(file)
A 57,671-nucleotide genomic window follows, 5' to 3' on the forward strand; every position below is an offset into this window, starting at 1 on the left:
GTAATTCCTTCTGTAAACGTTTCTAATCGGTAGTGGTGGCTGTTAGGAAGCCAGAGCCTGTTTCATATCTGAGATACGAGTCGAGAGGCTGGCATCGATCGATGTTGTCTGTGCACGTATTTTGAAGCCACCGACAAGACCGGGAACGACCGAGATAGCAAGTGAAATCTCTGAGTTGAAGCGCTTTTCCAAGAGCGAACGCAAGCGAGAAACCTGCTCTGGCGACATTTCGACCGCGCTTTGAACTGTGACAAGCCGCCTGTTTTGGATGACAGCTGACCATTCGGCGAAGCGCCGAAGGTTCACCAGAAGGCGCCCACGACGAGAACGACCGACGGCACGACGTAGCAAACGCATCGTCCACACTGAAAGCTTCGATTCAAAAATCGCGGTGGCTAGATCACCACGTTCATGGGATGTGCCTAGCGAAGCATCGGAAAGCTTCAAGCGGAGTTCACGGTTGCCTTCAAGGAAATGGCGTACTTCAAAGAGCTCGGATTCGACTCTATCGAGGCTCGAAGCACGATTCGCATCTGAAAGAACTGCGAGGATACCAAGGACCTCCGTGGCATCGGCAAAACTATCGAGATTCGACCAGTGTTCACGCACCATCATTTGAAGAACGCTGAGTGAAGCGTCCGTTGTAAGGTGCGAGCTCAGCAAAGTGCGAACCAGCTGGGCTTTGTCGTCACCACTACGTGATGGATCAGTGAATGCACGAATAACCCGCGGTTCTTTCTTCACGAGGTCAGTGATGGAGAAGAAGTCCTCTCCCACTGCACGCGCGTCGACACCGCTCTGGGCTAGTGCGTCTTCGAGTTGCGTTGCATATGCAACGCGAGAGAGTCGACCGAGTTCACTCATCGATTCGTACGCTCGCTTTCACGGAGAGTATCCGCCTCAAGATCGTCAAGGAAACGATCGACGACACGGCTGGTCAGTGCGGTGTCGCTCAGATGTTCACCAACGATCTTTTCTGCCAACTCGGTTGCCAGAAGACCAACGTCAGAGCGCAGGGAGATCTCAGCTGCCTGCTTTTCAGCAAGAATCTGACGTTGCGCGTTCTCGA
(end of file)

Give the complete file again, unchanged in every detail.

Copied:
A 57,671-nucleotide genomic window follows, 5' to 3' on the forward strand; every position below is an offset into this window, starting at 1 on the left:
GTAATTCCTTCTGTAAACGTTTCTAATCGGTAGTGGTGGCTGTTAGGAAGCCAGAGCCTGTTTCATATCTGAGATACGAGTCGAGAGGCTGGCATCGATCGATGTTGTCTGTGCACGTATTTTGAAGCCACCGACAAGACCGGGAACGACCGAGATAGCAAGTGAAATCTCTGAGTTGAAGCGCTTTTCCAAGAGCGAACGCAAGCGAGAAACCTGCTCTGGCGACATTTCGACCGCGCTTTGAACTGTGACAAGCCGCCTGTTTTGGATGACAGCTGACCATTCGGCGAAGCGCCGAAGGTTCACCAGAAGGCGCCCACGACGAGAACGACCGACGGCACGACGTAGCAAACGCATCGTCCACACTGAAAGCTTCGATTCAAAAATCGCGGTGGCTAGATCACCACGTTCATGGGATGTGCCTAGCGAAGCATCGGAAAGCTTCAAGCGGAGTTCACGGTTGCCTTCAAGGAAATGGCGTACTTCAAAGAGCTCGGATTCGACTCTATCGAGGCTCGAAGCACGATTCGCATCTGAAAGAACTGCGAGGATACCAAGGACCTCCGTGGCATCGGCAAAACTATCGAGATTCGACCAGTGTTCACGCACCATCATTTGAAGAACGCTGAGTGAAGCGTCCGTTGTAAGGTGCGAGCTCAGCAAAGTGCGAACCAGCTGGGCTTTGTCGTCACCACTACGTGATGGATCAGTGAATGCACGAATAACCCGCGGTTCTTTCTTCACGAGGTCAGTGATGGAGAAGAAGTCCTCTCCCACTGCACGCGCGTCGACACCGCTCTGGGCTAGTGCGTCTTCGAGTTGCGTTGCATATGCAACGCGAGAGAGTCGACCGAGTTCACTCATCGATTCGTACGCTCGCTTTCACGGAGAGTATCCGCCTCAAGATCGTCAAGGAAACGATCGACGACACGGCTGGTCAGTGCGGTGTCGCTCAGATGTTCACCAACGATCTTTTCTGCCAACTCGGTTGCCAGAAGACCAACGTCAGAGCGCAGGGAGATCTCAGCTGCCTGCTTTTCAGCAAGAATCTGACGTTGCGCGTTCTCGA